Field Repair is the result of a vintage bike part purchase done without due diligence. I didn’t notice the broken front plate on a 1980’s Campagnolo Super Record rear derailleur until after I had placed my Internet auction bid. When it arrived in the mail, it required some sort of repair… Perhaps this repair was done ’in the field’ with available materials, resulting in a pleasing farcical composition of exotic, lightweight, racing-bike part kluged back to service with a slice from a rusty railroad spike and two rusty nails.
Renew is a composition of three leather bicycle seats atop shiny Campagnolo seat posts that extend through a block of hard maple to be joined in synchronized drive via a chain and cogs. A worn seat (Henri Gauthier, France), and less worn seat (Belt, Japan), and a newer seat (Brooks, England) are in line, but the line can reverse for a renewal, a cheating of aging, or the re-establishment of lost physical fitness. 17-tooth cogs of laser-cut stainless steel made specifically for this piece support an interlinking bicycle-chain drive.
Lancelot is a figure comprised of a road-bike fork, the hanger from a rolling I.V.-rack, seat-stays from an English 3-speed frame, a corrupted headset arrangement, a Presta valve stem and cap, a slot-head screw, and wire nuts. This piece addresses drug use in Le Tour de France; an issue that really flared up in 2009 (and then even more-so in following years), and behavior that has always been part of the race in some form. The yellow-capped penis indicates testing of urine from racers, and the IV ’shoulders’ speak of blood testing and doping and intravenous drug injection. The red ’hands’ are about getting caught. The headset has slipped to a low position of shame and is adorned with a bad-ass mohawk-man charm. There’s a rump on the back formed by a slotted screw. The title of the piece references my favorite TDF winner*, and the knightly status and extreme actions and expectations of the riders. An aluminum block base with vague graphical relics and an Ofmega (’false’ Campy) skewer and pseudo-hub arrangement completes the piece.
Lunched is a composition of a bicycle handlebar and stem set-up, with peculiar brake levers and unusual Campagnolo grips, combined with an aluminum lunch box, some contents, and a lighted ’trophy’. In my early years in the bike-shop, we used the word "lunched" to refer to something damaged − a crashed and badly mangled bike, for instance. The banana and single walnut speak of loss in the area of concern for Lance Armstrong’s LIVESTRONG foundation (hence the yellow bands) and the trophy is my personal, empathetic, glowing award to the cause.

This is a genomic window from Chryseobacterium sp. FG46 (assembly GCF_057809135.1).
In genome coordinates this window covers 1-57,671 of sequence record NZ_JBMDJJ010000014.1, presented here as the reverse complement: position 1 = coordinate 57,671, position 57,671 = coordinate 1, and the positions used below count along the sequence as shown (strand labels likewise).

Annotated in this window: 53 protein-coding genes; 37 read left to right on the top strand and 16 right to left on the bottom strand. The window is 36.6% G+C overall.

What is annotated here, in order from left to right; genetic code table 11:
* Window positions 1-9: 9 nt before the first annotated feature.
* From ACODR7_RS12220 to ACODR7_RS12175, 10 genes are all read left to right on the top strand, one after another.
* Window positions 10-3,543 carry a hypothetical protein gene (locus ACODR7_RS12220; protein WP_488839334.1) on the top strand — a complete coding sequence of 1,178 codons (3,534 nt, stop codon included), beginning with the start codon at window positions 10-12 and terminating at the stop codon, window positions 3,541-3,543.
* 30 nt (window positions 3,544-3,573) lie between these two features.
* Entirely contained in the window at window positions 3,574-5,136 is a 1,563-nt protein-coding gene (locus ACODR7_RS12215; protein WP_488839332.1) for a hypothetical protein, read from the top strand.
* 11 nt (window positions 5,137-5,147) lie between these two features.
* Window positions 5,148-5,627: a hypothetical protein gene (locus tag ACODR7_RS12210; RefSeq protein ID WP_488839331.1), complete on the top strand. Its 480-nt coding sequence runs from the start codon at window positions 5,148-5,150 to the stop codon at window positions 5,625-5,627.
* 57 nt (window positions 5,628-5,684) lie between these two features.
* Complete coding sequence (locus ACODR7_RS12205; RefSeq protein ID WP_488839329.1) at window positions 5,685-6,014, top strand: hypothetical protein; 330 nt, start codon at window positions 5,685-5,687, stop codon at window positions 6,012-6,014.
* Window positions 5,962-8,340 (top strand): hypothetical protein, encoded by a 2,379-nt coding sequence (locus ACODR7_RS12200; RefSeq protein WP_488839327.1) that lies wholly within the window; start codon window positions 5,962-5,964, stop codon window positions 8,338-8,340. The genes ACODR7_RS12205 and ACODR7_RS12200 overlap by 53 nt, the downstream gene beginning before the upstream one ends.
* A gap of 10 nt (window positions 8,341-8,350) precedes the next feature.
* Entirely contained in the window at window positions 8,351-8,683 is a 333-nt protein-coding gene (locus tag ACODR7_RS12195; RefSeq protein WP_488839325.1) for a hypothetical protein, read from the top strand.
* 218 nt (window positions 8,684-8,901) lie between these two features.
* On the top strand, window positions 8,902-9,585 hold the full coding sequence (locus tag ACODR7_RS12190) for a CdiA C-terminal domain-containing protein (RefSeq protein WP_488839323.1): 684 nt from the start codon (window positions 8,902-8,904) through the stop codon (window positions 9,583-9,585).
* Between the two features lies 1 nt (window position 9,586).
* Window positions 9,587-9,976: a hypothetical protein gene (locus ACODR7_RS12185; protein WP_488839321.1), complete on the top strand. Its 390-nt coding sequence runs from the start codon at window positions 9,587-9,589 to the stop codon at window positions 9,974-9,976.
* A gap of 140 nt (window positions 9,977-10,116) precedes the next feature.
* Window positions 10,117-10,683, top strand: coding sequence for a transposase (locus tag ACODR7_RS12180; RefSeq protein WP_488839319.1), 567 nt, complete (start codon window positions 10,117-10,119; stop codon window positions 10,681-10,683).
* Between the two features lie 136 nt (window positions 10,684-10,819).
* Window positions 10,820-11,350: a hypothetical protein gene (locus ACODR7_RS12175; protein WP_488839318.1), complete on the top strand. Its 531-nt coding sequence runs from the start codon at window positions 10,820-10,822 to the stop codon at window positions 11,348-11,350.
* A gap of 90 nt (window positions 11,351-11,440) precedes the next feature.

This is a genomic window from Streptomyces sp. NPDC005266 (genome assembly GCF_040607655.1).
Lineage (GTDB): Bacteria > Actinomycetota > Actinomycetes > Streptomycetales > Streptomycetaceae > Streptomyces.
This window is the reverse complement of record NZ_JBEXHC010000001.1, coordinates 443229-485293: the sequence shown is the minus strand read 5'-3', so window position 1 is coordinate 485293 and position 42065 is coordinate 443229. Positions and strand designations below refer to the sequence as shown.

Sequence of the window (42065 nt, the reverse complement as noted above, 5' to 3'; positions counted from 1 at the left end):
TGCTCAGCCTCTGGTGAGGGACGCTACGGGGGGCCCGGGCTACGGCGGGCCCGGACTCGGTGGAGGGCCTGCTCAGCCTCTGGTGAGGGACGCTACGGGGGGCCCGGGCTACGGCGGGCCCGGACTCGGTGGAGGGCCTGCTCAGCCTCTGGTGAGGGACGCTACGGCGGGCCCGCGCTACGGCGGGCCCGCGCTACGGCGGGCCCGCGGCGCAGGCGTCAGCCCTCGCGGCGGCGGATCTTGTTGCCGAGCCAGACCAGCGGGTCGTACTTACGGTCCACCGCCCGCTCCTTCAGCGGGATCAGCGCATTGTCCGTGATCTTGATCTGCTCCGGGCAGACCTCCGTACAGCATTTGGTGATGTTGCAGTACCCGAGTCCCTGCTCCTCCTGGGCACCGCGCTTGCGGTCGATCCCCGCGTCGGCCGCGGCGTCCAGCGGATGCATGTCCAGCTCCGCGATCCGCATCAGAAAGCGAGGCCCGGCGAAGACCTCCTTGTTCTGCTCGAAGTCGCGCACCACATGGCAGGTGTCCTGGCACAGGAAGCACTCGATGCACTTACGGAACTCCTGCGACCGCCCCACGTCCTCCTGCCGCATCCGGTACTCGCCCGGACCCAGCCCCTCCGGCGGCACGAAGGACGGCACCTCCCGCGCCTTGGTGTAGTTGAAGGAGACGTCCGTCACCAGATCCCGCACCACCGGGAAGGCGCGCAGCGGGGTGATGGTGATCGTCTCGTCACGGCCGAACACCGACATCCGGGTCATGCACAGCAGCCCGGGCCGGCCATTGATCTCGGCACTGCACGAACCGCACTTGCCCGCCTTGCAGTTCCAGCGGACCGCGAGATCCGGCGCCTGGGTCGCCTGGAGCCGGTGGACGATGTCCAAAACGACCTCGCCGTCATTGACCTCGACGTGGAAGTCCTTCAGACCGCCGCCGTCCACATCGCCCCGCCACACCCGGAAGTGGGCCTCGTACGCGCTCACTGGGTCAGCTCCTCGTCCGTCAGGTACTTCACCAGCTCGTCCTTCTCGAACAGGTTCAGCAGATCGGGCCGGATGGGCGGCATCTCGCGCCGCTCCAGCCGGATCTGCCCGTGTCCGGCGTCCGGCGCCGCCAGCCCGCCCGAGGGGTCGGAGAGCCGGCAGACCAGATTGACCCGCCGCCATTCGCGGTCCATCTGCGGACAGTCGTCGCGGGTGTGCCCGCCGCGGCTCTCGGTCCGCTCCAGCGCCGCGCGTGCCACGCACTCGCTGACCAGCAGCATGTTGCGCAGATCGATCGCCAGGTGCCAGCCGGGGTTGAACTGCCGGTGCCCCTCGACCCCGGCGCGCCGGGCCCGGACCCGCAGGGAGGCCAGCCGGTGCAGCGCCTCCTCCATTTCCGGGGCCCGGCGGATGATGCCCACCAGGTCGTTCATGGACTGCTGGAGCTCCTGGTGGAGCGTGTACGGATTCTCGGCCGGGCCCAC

Profound Object celebrates one of the world’s most glamorous professional road-racing bicycles via a seat-tube salvaged from the Cinelli bike that I rode and raced for many miles. Some Cinelli frames had a weakness of design whereby the brazed joint between the seat tube and the bottom bracket shell would fail, as mine did. A frame-builder friend replaced the tube in my frame, making the original tube a separate object of remembrance. So, with a crashed and bent, and then cut Campagnolo drive-side crank arm, and some other parts, a wall lamp has emerged. It is fitted with a color-changing LED bulb, that I assure you is trying to display World Championship colors.
Key Grip is an illustrious set of handlebars with integrated rod brake levers from a Raleigh DL-1 Tourist 3-speed bike, mounted on a base of black composite board. The levers trigger a printer-head mechanism that operates a View-Master projector loaded with slides of a bike-racing Eddy Merckx, still the reigning king of bicycle racing.
Gloves exposes classic Campagnolo aluminum gear shift-lever fingers through cutouts in a woman’s gloves. While the word "gloves" thinly cloaks "love", the cutouts expose the bony fingertips of love lost and sorely missed. With a plaid-skirt backdrop of patterned red, the composition echoes an excerpt from a Picasso painting (Femme assise devant la fenêtre (Marie-Thérèse), 1937) that affected me at the Seattle SAM exhibit of pieces from Paris. On a trip to Paris in 2010, I encountered the ’hey-look-I-found-a-golden-ring’ Gypsy scam in the Jardin des Tuileries; I included it to adorn the ring finger (it cost all the coins in my pocket).
Sex Here is a simple compilation of a shiny-new, ‘80s vintage Campagnolo Victory rear derailleur, cradled in white and blue silk panties, in a delicate round wooden box. I can’t speak for you, but I’ve thought vintage Italian bike parts and aspects of the activity and culture that surrounds them to be just downright sexy, especially in the years of my relative youth in the 1980s.